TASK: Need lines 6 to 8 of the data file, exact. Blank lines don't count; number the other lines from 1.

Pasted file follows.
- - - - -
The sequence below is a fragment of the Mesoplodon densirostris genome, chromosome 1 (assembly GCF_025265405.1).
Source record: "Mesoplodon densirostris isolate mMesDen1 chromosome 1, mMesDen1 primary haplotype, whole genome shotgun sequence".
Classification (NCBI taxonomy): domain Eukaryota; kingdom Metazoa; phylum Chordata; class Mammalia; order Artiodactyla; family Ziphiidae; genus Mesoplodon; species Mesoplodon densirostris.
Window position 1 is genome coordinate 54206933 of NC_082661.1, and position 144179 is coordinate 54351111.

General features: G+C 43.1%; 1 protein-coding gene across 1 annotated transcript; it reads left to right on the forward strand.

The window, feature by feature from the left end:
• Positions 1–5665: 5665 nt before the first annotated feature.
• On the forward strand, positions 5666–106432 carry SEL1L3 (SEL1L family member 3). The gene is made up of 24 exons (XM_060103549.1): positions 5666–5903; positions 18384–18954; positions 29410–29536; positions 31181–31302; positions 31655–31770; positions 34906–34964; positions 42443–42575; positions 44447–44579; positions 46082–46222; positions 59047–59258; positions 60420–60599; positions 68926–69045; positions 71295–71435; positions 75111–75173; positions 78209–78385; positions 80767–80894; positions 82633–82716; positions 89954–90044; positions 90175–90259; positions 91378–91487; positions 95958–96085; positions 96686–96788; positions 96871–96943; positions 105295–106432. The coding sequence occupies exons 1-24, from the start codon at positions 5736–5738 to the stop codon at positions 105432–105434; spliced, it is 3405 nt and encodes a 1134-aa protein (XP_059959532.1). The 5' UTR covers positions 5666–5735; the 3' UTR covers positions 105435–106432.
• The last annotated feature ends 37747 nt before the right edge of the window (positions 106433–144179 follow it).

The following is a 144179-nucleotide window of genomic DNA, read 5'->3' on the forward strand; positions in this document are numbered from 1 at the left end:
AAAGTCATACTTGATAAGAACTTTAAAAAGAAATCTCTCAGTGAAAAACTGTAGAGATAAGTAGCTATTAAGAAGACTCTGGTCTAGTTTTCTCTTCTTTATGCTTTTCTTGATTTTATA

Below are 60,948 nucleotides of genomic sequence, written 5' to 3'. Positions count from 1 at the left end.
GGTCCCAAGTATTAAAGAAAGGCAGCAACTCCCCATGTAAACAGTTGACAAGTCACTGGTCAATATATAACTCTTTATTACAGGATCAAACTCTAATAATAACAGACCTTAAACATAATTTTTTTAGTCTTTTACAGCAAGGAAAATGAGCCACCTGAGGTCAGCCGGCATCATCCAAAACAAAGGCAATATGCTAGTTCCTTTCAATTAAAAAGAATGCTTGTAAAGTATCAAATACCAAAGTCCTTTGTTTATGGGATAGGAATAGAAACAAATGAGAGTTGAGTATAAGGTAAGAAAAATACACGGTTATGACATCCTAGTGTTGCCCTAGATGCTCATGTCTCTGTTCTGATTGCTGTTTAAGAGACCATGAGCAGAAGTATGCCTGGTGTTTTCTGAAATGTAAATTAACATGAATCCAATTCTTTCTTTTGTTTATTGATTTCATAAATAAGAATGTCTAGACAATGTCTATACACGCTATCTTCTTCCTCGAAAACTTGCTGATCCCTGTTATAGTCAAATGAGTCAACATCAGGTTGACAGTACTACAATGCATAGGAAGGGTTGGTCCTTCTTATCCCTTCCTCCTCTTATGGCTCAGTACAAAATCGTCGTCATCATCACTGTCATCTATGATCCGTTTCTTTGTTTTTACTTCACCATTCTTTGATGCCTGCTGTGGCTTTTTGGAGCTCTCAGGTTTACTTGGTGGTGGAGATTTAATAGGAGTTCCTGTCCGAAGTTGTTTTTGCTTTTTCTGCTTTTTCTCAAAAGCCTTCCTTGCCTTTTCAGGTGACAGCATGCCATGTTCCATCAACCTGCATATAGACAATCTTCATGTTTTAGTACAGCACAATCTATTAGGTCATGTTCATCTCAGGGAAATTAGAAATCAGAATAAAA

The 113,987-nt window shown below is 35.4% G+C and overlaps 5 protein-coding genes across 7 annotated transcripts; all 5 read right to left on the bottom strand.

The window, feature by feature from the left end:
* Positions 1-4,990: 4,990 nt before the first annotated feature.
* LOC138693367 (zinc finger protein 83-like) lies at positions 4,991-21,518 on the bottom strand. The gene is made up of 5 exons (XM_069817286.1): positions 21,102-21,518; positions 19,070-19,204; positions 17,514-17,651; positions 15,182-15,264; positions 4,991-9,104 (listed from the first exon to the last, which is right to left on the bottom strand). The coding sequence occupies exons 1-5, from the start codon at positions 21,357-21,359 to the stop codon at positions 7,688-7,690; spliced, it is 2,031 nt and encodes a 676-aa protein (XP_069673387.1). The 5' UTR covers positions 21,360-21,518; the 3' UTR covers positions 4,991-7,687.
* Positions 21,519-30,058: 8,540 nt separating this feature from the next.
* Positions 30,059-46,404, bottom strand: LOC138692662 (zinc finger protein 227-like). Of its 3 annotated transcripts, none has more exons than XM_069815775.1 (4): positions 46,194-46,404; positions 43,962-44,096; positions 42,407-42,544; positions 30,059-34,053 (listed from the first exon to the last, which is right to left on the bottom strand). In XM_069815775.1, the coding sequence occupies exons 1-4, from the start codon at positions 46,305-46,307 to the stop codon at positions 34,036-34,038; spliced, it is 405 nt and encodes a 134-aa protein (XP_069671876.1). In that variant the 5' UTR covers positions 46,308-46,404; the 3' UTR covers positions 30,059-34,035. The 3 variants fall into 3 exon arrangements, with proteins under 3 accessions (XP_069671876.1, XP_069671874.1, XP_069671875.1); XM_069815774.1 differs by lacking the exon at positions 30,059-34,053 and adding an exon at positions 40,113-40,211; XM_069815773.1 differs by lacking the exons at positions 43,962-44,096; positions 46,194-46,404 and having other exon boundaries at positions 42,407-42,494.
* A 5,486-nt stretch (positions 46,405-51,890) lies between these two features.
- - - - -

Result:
The window, feature by feature from the left end:
• Positions 1–5665: 5665 nt before the first annotated feature.
• On the forward strand, positions 5666–106432 carry SEL1L3 (SEL1L family member 3). The gene is made up of 24 exons (XM_060103549.1): positions 5666–5903; positions 18384–18954; positions 29410–29536; positions 31181–31302; positions 31655–31770; positions 34906–34964; positions 42443–42575; positions 44447–44579; positions 46082–46222; positions 59047–59258; positions 60420–60599; positions 68926–69045; positions 71295–71435; positions 75111–75173; positions 78209–78385; positions 80767–80894; positions 82633–82716; positions 89954–90044; positions 90175–90259; positions 91378–91487; positions 95958–96085; positions 96686–96788; positions 96871–96943; positions 105295–106432. The coding sequence occupies exons 1-24, from the start codon at positions 5736–5738 to the stop codon at positions 105432–105434; spliced, it is 3405 nt and encodes a 1134-aa protein (XP_059959532.1). The 5' UTR covers positions 5666–5735; the 3' UTR covers positions 105435–106432.